English Language & LINGUISTI Christina Sanchez-Stockhammer

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Typical translation mistakes



      Which translation mistake type are you?
      Inspired by the kind of psychological test that you commonly find in glossies, look at the translations you have produced so far and determine which are the mistakes you make most frequently.

Then read the suggestions below, which should help you resolve these problems.

And do not forget: Being aware is the first step!

  The problem   Unknown words.
  The solution   a) Before the examination:
Enlarge your vocabulary by reading English extensively. You may also wish to learn translation equivalents with the help of a Lernwortschatz, e.g. the one by Hueber.

b) During the examination:
Try guessing words from context by answering the following questions:

What is the part of speech that should go in the gap?
Is it a neutral, positive or negative word?
What kinds of word could possibly go in the gap? (e.g. verbs of perception, colour adjectives etc.)

Also make use of your knowledge of word constituents and words from other languages that look similar to the one you are looking for.

  The problem   Incorrect German collocations.
  The solution   Translating is also about producing an idiomatic and stylistically appropriate German text. While improving your English, do not forget to keep up your German as well. Therefore read a newspaper or other more or less formal/demanding German texts every now and again.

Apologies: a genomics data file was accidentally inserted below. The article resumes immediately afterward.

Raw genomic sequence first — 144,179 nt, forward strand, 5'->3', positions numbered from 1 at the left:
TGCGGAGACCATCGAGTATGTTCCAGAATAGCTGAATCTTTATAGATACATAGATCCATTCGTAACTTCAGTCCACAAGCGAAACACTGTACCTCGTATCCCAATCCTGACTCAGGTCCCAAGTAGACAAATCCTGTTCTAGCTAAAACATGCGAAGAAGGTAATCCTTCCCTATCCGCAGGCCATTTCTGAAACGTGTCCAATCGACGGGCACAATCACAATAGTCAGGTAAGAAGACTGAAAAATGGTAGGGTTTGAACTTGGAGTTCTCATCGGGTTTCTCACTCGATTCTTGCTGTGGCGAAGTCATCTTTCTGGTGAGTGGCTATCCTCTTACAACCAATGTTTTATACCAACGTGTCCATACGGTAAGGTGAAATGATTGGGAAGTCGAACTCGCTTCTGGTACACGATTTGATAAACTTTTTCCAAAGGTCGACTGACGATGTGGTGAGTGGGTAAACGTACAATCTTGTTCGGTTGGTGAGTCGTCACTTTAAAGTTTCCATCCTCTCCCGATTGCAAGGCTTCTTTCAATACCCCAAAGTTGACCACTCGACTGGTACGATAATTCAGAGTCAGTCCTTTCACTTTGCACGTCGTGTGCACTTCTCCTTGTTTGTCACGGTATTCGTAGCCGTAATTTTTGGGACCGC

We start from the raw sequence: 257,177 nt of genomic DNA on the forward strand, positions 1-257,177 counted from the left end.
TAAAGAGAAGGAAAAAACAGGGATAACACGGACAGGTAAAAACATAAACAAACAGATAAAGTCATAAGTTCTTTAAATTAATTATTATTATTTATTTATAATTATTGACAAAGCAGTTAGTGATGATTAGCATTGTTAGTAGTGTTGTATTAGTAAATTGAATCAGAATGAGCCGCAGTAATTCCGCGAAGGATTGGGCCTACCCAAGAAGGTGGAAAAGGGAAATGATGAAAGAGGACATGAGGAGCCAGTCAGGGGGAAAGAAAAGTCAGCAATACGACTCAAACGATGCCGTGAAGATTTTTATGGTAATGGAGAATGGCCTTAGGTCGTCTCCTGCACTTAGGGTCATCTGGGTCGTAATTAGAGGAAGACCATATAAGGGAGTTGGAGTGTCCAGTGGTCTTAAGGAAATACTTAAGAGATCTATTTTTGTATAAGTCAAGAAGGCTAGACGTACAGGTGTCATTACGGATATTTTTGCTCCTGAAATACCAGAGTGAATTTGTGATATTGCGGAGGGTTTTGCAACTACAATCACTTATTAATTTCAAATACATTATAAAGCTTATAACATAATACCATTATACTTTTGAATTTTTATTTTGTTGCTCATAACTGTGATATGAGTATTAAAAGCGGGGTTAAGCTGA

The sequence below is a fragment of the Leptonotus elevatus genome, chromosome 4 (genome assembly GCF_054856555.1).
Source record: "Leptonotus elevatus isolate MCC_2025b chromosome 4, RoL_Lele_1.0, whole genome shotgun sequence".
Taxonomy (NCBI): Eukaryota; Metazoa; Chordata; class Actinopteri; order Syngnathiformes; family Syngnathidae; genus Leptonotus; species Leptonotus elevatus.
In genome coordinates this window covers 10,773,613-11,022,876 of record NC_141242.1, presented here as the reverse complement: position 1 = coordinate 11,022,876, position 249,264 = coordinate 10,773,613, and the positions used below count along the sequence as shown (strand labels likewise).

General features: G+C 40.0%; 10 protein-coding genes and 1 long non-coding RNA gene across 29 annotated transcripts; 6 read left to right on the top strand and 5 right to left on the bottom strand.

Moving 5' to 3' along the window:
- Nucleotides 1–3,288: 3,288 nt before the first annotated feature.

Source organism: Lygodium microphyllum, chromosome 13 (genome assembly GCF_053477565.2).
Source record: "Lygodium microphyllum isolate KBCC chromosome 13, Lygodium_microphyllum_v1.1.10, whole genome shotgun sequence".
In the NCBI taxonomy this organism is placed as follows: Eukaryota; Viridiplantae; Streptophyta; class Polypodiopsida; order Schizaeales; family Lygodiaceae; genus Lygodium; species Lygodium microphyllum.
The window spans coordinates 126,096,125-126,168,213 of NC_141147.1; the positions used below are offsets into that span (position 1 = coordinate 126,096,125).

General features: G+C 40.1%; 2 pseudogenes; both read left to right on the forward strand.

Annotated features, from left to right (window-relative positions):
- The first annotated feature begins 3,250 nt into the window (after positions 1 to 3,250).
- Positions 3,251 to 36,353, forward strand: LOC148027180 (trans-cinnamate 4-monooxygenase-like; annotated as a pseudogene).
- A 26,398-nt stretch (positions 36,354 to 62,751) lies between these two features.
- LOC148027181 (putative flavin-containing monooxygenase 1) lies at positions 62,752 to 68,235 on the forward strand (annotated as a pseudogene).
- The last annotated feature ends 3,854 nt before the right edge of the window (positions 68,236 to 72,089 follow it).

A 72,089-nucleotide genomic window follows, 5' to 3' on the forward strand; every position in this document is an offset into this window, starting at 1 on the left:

In addition, take a little break after your first draft and read your translation in one go after a few minutes. This will help you discover awkward-sounding collocations, since you will then be less prone to influence from the English collocations and structures.
  The problem   Spelling mistakes.
  The solution   Become aware of your typical kinds of spelling mistake (e.g. capitalisation or hyphenation) and find out more about them in the Duden or on www.canoo.net.
In addition, proofread your final version of the translation more carefully.
  The problem   Either missing commas - or superfluous ones in the wrong place.
  The solution   Read the rules (yes, there ARE rules!) for the distribution of German commas, either in a copy of the Duden or on www.canoo.net. Comma mistakes do not count very much - but they tend to accumulate.
  The problem   Passages from the original text have not been translated at all.
  The solution   Omissions are a sign that you have not compared the English original and your German translation thoroughly enough. After your first draft, place both texts side by side and check their equivalence sentence by sentence.